The Mux team still uses Postgres too, Brown says, but he adds: “We’ve never been really happy with the HA story from Postgres. [With Postgres] you can have mostly instantaneous failover, but then operationally it becomes complex: failing back over and managing, and then you get into regional failures and managing upgrades. It just gets really complex.”
CockroachDB provides the consistency and familiarity of Postgres while making high availability – and even zero RTO/RPO – much easier.
Cockroach’s support for multi-cloud and hybrid cloud deployments is also critical for Mux. With live video, Brown says, “you really only get one shot.” So it’s not just about choosing the cloud provider with the most uptime; you also have to think about redundancy and workarounds in case something goes wrong.
“Let’s say our cloud provider goes down,” Brown says. “You want the ability to, even if it has a disruption, at least be able to get back up and running as fast as possible. The world’s not gonna wait for the live streaming provider.”
“We want to be able to sell that we’re able to survive [cloud provider outages] and really guarantee you reliability and performance,” Brown says.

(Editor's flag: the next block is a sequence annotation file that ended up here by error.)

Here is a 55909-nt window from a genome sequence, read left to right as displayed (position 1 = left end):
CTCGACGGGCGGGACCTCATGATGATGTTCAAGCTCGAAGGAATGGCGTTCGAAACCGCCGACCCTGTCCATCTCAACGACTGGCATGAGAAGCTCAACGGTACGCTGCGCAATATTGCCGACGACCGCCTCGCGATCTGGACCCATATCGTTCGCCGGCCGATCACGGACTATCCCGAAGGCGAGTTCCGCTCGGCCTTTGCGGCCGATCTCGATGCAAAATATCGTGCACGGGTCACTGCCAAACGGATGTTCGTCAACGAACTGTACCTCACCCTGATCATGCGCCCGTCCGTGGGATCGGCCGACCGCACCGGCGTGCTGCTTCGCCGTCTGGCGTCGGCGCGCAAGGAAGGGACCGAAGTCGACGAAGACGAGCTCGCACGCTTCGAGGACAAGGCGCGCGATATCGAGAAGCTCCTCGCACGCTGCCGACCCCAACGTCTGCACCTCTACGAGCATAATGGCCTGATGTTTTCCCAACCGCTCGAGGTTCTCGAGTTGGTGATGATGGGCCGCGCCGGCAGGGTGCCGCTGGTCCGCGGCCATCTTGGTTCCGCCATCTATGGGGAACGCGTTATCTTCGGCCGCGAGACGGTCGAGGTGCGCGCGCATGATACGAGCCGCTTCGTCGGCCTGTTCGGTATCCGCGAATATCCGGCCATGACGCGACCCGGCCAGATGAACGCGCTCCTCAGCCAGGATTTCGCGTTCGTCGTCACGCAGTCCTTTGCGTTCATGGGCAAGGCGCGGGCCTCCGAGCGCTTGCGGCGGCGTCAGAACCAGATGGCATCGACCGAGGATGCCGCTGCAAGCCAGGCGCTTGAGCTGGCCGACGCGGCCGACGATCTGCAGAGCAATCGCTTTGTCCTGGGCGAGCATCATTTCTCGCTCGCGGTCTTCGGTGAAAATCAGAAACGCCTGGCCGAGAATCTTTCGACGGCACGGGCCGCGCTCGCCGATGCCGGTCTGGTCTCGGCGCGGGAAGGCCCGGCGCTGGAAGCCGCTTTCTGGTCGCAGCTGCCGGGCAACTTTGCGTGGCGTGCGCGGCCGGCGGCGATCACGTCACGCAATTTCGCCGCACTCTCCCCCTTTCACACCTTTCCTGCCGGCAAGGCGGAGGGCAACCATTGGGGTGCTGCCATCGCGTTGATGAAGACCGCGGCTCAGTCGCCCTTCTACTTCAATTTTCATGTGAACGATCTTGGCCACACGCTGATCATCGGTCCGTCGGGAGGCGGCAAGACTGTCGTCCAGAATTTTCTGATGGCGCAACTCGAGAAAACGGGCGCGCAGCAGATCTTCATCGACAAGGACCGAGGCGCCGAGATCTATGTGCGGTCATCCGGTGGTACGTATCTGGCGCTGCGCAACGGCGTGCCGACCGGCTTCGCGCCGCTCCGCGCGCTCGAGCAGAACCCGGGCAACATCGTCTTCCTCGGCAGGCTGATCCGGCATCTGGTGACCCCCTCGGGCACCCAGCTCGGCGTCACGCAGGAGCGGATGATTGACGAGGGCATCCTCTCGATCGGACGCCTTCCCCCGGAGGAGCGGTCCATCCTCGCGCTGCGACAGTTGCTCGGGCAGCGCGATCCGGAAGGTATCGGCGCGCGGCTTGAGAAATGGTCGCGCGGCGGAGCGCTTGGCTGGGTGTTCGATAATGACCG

Of course, cost and performance are also factors. “We’ve absolutely had more issues in some areas with one cloud provider versus another,” Brown says. “So having flexibility is a key component there.”
Today, Mux’s applications are built with Golang and gRPC microservices running on Kubernetes clusters deployed across AWS and GCP. But in the long term, Brown says, Mux will probably also have to develop its own specialized hardware to handle video transcoding more efficiently.
“If you look at YouTube, for example,” Brown says, “they are out there developing their own transcoding hardware. We’re going to have to compete with the cloud providers with our own hardware, one day. Not in the short term, but we want to be prepared for that. So flexibility across [multi-cloud and hybrid cloud] is really important.”